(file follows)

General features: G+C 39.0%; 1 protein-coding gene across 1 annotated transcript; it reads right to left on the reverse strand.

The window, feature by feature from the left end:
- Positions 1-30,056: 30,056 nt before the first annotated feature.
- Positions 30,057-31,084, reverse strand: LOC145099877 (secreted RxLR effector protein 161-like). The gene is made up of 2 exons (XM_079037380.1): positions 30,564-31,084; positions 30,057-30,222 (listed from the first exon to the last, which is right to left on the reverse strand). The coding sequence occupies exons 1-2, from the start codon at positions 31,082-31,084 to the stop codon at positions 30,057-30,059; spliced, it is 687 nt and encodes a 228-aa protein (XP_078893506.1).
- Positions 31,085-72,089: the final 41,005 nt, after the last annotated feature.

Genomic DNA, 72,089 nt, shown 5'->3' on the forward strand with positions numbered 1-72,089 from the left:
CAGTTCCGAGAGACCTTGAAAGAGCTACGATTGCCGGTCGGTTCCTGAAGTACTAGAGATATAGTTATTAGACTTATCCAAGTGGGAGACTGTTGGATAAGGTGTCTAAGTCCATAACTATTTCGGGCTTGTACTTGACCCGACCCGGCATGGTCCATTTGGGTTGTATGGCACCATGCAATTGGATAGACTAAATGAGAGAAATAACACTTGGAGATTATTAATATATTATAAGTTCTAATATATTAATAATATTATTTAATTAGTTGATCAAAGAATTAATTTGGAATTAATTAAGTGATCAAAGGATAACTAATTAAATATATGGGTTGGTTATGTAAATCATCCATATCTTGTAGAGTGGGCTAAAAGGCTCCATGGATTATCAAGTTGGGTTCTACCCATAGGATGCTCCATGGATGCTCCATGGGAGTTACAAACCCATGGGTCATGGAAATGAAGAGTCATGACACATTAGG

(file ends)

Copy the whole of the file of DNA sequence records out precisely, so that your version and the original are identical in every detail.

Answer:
General features: G+C 39.0%; 1 protein-coding gene across 1 annotated transcript; it reads right to left on the reverse strand.

The window, feature by feature from the left end:
- Positions 1-30,056: 30,056 nt before the first annotated feature.
- Positions 30,057-31,084, reverse strand: LOC145099877 (secreted RxLR effector protein 161-like). The gene is made up of 2 exons (XM_079037380.1): positions 30,564-31,084; positions 30,057-30,222 (listed from the first exon to the last, which is right to left on the reverse strand). The coding sequence occupies exons 1-2, from the start codon at positions 31,082-31,084 to the stop codon at positions 30,057-30,059; spliced, it is 687 nt and encodes a 228-aa protein (XP_078893506.1).
- Positions 31,085-72,089: the final 41,005 nt, after the last annotated feature.

Genomic DNA, 72,089 nt, shown 5'->3' on the forward strand with positions numbered 1-72,089 from the left:
CAGTTCCGAGAGACCTTGAAAGAGCTACGATTGCCGGTCGGTTCCTGAAGTACTAGAGATATAGTTATTAGACTTATCCAAGTGGGAGACTGTTGGATAAGGTGTCTAAGTCCATAACTATTTCGGGCTTGTACTTGACCCGACCCGGCATGGTCCATTTGGGTTGTATGGCACCATGCAATTGGATAGACTAAATGAGAGAAATAACACTTGGAGATTATTAATATATTATAAGTTCTAATATATTAATAATATTATTTAATTAGTTGATCAAAGAATTAATTTGGAATTAATTAAGTGATCAAAGGATAACTAATTAAATATATGGGTTGGTTATGTAAATCATCCATATCTTGTAGAGTGGGCTAAAAGGCTCCATGGATTATCAAGTTGGGTTCTACCCATAGGATGCTCCATGGATGCTCCATGGGAGTTACAAACCCATGGGTCATGGAAATGAAGAGTCATGACACATTAGG